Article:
Lifting weights is just part of the puzzle for a great life.
Our “Code for Fitness” is centered around the philosophy that you have a Coach for Life, a focus on fundamental movements essential for thriving in life, consistent training, accountability, and community support, and a plan of action that helps set you up for long-term success.
We aim for clean eating 80 to 90% of the time, getting out and enjoying nature at least once a week, playing a sport or activity at least once a week, trying a new sport once a year, and embarking on a new adventure at least once a year.
In an effort to help support this awesome lifestyle, we encourage you perform our Code for Fitness 2-3 times per week. Our Code for Fitness is essentially performing functional movements that help support your lifestyle 2-3 times per week on either the group class setting or in 1-on-1 Personal Training sessions.
Let's take a deeper look at what makes up our "Code for Fitness":
Functional movements are generally core to extremity movements that mimic movement patterns you’d see in life. Getting off the toilet is just a squat. Picking up a suitcase is a deadlift. Putting a box onto the top shelf is a press.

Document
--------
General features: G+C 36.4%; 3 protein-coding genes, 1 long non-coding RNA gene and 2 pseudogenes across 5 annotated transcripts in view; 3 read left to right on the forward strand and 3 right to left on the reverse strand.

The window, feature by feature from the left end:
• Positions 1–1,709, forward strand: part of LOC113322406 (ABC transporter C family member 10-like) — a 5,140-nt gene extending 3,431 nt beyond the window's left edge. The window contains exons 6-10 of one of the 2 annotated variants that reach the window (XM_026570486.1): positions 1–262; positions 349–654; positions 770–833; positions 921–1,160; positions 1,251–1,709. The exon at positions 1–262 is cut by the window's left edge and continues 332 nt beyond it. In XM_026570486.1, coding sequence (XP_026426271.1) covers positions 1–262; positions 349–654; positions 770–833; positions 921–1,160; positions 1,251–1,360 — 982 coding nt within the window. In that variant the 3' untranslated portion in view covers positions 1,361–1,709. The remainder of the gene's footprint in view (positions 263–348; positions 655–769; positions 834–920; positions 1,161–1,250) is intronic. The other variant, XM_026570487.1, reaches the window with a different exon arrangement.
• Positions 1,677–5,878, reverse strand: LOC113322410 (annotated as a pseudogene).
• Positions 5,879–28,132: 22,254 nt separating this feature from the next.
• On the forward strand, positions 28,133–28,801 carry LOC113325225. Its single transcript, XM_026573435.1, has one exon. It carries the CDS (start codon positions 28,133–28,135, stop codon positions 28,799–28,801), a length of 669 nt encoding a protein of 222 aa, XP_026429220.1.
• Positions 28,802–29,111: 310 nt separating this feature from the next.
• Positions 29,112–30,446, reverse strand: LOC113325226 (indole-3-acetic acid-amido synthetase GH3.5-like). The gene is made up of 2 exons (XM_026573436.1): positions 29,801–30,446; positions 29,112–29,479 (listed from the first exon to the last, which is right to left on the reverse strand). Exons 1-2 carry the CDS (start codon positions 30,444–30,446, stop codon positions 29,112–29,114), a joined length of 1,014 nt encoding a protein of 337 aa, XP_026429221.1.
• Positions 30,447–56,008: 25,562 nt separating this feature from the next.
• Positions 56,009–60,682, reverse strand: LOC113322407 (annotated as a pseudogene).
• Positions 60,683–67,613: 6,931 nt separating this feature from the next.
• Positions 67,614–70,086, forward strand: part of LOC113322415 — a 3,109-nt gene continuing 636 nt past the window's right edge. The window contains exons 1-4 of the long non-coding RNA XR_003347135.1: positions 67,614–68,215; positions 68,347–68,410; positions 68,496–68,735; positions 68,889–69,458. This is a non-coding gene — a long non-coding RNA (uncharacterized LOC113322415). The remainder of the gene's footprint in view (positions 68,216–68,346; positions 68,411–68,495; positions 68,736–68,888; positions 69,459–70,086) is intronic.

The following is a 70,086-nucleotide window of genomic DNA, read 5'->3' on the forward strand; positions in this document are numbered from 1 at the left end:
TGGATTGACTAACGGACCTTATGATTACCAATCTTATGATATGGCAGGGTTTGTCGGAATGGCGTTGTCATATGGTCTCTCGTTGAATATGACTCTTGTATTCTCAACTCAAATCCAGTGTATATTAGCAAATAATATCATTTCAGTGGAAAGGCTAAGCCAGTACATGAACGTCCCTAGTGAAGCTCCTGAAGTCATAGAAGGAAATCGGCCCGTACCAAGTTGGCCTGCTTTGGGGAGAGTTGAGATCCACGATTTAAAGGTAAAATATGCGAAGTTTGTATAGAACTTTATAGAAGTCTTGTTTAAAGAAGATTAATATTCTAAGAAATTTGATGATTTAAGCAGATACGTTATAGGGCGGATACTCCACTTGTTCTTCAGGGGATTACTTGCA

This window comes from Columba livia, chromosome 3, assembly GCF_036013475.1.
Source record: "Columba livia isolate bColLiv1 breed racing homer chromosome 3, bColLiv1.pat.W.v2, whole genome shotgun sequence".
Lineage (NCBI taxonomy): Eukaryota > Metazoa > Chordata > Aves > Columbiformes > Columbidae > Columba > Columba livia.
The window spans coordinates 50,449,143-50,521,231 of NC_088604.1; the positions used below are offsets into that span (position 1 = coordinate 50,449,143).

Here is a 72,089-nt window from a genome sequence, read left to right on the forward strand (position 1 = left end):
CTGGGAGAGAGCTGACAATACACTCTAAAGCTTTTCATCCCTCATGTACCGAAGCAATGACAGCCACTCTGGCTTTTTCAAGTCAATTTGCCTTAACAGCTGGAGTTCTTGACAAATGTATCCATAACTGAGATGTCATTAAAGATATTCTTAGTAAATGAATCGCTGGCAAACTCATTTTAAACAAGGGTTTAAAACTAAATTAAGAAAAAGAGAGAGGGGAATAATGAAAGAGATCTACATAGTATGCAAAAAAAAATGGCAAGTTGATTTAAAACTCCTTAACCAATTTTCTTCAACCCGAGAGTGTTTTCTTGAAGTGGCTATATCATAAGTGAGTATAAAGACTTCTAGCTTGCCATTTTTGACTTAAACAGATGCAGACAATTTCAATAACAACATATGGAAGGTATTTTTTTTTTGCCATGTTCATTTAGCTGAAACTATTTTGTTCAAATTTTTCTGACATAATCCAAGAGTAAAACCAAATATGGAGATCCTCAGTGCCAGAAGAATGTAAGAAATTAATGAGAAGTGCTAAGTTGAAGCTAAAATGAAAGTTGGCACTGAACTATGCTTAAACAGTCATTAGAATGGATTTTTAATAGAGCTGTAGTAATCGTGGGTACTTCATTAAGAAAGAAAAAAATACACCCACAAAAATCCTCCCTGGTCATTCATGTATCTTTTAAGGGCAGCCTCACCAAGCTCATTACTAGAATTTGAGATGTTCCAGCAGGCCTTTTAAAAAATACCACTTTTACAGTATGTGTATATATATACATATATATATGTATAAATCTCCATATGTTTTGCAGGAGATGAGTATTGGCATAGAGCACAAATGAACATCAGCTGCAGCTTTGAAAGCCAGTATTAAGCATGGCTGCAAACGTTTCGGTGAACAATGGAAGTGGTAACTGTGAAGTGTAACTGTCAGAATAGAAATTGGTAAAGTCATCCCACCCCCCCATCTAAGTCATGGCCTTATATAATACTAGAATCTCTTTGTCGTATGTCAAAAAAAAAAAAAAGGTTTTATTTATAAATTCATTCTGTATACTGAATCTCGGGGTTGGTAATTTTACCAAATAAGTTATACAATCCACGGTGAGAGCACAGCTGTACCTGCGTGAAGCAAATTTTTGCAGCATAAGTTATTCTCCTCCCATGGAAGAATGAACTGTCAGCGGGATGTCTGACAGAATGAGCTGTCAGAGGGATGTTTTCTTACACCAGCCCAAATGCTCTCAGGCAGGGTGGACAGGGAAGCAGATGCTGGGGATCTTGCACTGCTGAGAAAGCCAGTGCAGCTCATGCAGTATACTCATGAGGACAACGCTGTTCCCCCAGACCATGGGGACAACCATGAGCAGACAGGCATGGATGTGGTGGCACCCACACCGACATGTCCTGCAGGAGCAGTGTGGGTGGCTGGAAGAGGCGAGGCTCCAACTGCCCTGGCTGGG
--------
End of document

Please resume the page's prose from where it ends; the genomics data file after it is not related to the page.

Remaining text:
The stronger and more efficient you become at doing functional movements in the gym means the stronger and more efficient you’ll become at getting through your day. From grocery shopping to walking up stairs, our goal is to help make your life easier.
Much of what is required to master functional movements often involves learning proper movement patterns. This brings me to our second key to our code for fitness: Mobility and stability.
Some people are limited by their flexibility or mobility, meaning the range of motion around a particular joint, while others are hyper-mobile and lack stability.
To help you with your mobility and stability deficiencies, you’ll spend time each day doing accessory work—usually pre-workout activation, and post-workout recovery drills aimed to iron out your strength and mobility imbalances to get you moving more effectively.
Improving your 10 General Physical Skills—strength, speed, power, flexibility, cardiovascular endurance, stamina coordination, accuracy, agility and balance—often means you’re require you learn technical skills.
From gymnastics movements, like pull-ups, push-ups, handstand push-ups and muscle-ups, to power lifting and Olympic weightlifting movements like the clean and the snatch, skill development is the third key to our code for fitness.